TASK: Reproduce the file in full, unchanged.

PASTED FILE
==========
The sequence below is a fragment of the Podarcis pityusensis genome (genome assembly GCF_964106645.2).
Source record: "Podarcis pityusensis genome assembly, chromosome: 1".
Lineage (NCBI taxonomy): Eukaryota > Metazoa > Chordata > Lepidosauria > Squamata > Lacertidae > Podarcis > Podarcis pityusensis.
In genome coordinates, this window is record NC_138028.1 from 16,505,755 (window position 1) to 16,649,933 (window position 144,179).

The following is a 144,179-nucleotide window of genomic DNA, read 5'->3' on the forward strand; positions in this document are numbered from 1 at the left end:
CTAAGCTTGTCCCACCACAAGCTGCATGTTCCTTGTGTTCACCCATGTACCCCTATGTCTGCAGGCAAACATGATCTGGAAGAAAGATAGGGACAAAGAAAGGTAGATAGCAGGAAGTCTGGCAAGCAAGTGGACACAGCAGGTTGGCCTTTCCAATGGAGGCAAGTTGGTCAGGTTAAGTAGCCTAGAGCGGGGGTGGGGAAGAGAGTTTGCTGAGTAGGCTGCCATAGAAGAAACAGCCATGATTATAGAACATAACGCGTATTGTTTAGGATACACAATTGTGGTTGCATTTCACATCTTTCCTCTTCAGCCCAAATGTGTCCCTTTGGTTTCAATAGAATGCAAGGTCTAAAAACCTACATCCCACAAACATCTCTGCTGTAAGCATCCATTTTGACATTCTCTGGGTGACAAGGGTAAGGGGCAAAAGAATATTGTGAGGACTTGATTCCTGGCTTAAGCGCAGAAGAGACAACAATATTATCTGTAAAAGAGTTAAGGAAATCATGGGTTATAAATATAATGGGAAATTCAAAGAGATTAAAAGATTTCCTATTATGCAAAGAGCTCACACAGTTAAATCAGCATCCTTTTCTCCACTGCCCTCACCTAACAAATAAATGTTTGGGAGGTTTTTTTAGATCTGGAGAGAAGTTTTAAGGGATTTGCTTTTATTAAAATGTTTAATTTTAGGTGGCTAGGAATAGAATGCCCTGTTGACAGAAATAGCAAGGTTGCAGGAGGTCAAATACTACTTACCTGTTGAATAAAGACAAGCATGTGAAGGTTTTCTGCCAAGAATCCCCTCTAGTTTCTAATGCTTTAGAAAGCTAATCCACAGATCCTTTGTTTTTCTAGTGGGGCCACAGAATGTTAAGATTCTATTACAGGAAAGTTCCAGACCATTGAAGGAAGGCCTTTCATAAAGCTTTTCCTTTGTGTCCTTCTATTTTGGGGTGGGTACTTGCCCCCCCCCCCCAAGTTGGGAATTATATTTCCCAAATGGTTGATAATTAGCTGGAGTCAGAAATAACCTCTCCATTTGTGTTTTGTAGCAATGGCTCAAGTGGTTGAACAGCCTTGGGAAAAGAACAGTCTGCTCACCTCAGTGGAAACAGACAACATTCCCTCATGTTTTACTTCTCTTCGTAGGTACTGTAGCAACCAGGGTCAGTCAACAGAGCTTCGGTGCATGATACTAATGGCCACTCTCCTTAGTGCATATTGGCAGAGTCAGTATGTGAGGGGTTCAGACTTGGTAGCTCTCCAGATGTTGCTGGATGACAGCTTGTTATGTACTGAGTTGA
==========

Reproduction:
The sequence below is a fragment of the Podarcis pityusensis genome (genome assembly GCF_964106645.2).
Source record: "Podarcis pityusensis genome assembly, chromosome: 1".
Lineage (NCBI taxonomy): Eukaryota > Metazoa > Chordata > Lepidosauria > Squamata > Lacertidae > Podarcis > Podarcis pityusensis.
In genome coordinates, this window is record NC_138028.1 from 16,505,755 (window position 1) to 16,649,933 (window position 144,179).

The following is a 144,179-nucleotide window of genomic DNA, read 5'->3' on the forward strand; positions in this document are numbered from 1 at the left end:
CTAAGCTTGTCCCACCACAAGCTGCATGTTCCTTGTGTTCACCCATGTACCCCTATGTCTGCAGGCAAACATGATCTGGAAGAAAGATAGGGACAAAGAAAGGTAGATAGCAGGAAGTCTGGCAAGCAAGTGGACACAGCAGGTTGGCCTTTCCAATGGAGGCAAGTTGGTCAGGTTAAGTAGCCTAGAGCGGGGGTGGGGAAGAGAGTTTGCTGAGTAGGCTGCCATAGAAGAAACAGCCATGATTATAGAACATAACGCGTATTGTTTAGGATACACAATTGTGGTTGCATTTCACATCTTTCCTCTTCAGCCCAAATGTGTCCCTTTGGTTTCAATAGAATGCAAGGTCTAAAAACCTACATCCCACAAACATCTCTGCTGTAAGCATCCATTTTGACATTCTCTGGGTGACAAGGGTAAGGGGCAAAAGAATATTGTGAGGACTTGATTCCTGGCTTAAGCGCAGAAGAGACAACAATATTATCTGTAAAAGAGTTAAGGAAATCATGGGTTATAAATATAATGGGAAATTCAAAGAGATTAAAAGATTTCCTATTATGCAAAGAGCTCACACAGTTAAATCAGCATCCTTTTCTCCACTGCCCTCACCTAACAAATAAATGTTTGGGAGGTTTTTTTAGATCTGGAGAGAAGTTTTAAGGGATTTGCTTTTATTAAAATGTTTAATTTTAGGTGGCTAGGAATAGAATGCCCTGTTGACAGAAATAGCAAGGTTGCAGGAGGTCAAATACTACTTACCTGTTGAATAAAGACAAGCATGTGAAGGTTTTCTGCCAAGAATCCCCTCTAGTTTCTAATGCTTTAGAAAGCTAATCCACAGATCCTTTGTTTTTCTAGTGGGGCCACAGAATGTTAAGATTCTATTACAGGAAAGTTCCAGACCATTGAAGGAAGGCCTTTCATAAAGCTTTTCCTTTGTGTCCTTCTATTTTGGGGTGGGTACTTGCCCCCCCCCCCCAAGTTGGGAATTATATTTCCCAAATGGTTGATAATTAGCTGGAGTCAGAAATAACCTCTCCATTTGTGTTTTGTAGCAATGGCTCAAGTGGTTGAACAGCCTTGGGAAAAGAACAGTCTGCTCACCTCAGTGGAAACAGACAACATTCCCTCATGTTTTACTTCTCTTCGTAGGTACTGTAGCAACCAGGGTCAGTCAACAGAGCTTCGGTGCATGATACTAATGGCCACTCTCCTTAGTGCATATTGGCAGAGTCAGTATGTGAGGGGTTCAGACTTGGTAGCTCTCCAGATGTTGCTGGATGACAGCTTGTTATGTACTGAGTTGA